Friday 27 March 2015

Why we drink

Maybe it's because I went to an econ grad programme where Geertz was on the syllabus, but anthropology and economics always seemed pretty complementary to me.

Anthropologists tend towards thick narratives describing the rituals we undertake in hopes of understanding the function they serve. Economists think about what ultimate good is being pursued in any action and how behaviours change with changes in the relative costs of undertaking different activities that further those ends. Whatever you might think about the rituals undertaken by your group, or somebody else's group, if you don't understand the functions they serve, you're going to mess things up if you blunder in with policies meant to change things.

And so we come to drinking rituals. Why do people go out in groups and consume alcohol together before engaging in particular types of normally proscribed behaviours? If some young men drink excessively and take dumb risks, might there be any underlying reason?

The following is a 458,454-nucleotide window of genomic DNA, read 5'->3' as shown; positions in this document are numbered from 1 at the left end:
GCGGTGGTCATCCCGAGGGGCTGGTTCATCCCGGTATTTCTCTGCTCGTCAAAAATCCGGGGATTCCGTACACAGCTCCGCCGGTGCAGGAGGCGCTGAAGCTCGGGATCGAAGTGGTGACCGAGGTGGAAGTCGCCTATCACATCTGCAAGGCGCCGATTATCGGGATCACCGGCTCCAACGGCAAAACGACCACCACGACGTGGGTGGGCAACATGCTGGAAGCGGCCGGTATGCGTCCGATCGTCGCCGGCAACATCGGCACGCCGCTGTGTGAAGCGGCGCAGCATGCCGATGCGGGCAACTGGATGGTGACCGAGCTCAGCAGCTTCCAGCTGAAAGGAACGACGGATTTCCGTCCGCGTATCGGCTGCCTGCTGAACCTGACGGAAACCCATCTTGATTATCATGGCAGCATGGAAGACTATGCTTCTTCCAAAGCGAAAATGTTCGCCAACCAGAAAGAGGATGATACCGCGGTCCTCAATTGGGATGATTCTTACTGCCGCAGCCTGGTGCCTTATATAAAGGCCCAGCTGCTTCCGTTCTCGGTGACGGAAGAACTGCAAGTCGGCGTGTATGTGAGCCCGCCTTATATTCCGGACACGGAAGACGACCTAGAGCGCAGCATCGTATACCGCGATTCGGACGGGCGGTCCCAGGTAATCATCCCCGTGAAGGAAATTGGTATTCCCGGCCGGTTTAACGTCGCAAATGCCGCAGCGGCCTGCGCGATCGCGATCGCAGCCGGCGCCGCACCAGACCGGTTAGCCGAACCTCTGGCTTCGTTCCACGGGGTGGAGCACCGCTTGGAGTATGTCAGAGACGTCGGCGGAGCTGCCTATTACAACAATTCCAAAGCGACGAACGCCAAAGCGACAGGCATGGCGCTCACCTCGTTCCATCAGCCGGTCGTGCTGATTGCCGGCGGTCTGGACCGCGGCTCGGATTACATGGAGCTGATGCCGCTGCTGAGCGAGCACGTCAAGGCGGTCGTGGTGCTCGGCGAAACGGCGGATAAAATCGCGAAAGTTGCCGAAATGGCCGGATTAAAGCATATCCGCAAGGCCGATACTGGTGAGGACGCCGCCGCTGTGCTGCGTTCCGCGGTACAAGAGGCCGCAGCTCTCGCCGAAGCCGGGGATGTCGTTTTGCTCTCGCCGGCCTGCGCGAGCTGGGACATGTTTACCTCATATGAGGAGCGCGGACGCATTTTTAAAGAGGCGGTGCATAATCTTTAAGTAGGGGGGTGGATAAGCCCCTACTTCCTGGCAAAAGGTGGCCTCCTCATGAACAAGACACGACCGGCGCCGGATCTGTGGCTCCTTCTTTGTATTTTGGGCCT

Anthropologist Anne Fox surveyed Australian and New Zealand drinking cultures for Lion; her report is hosted at Lion's website.

One of Anne's very good points is that alcoholic disinhibition effects are culturally constrained. There are prescribed sets of things that are allowed or excused while drunk, with others very much not.
The phrase “it loosens (or takes away) your inhibitions” is like a magical spell that releases drinkers from the normal rules of behaviour. Interestingly, the social rules of alcoholic disinhibition allow for certain behaviours but not others: no one becomes so disinhibited and ‘out of control’ that they steal or pickpocket from others, for example. Most people would not excuse theft because the person was drunk. Neither is it acceptable to insult or injure vulnerable members of society such as the elderly, handicapped or children. But taking off ones clothes, urinating (but not defecating), shouting, fighting, singing, flirting, and even going home with the ‘wrong’ person – are all blamed on the drink.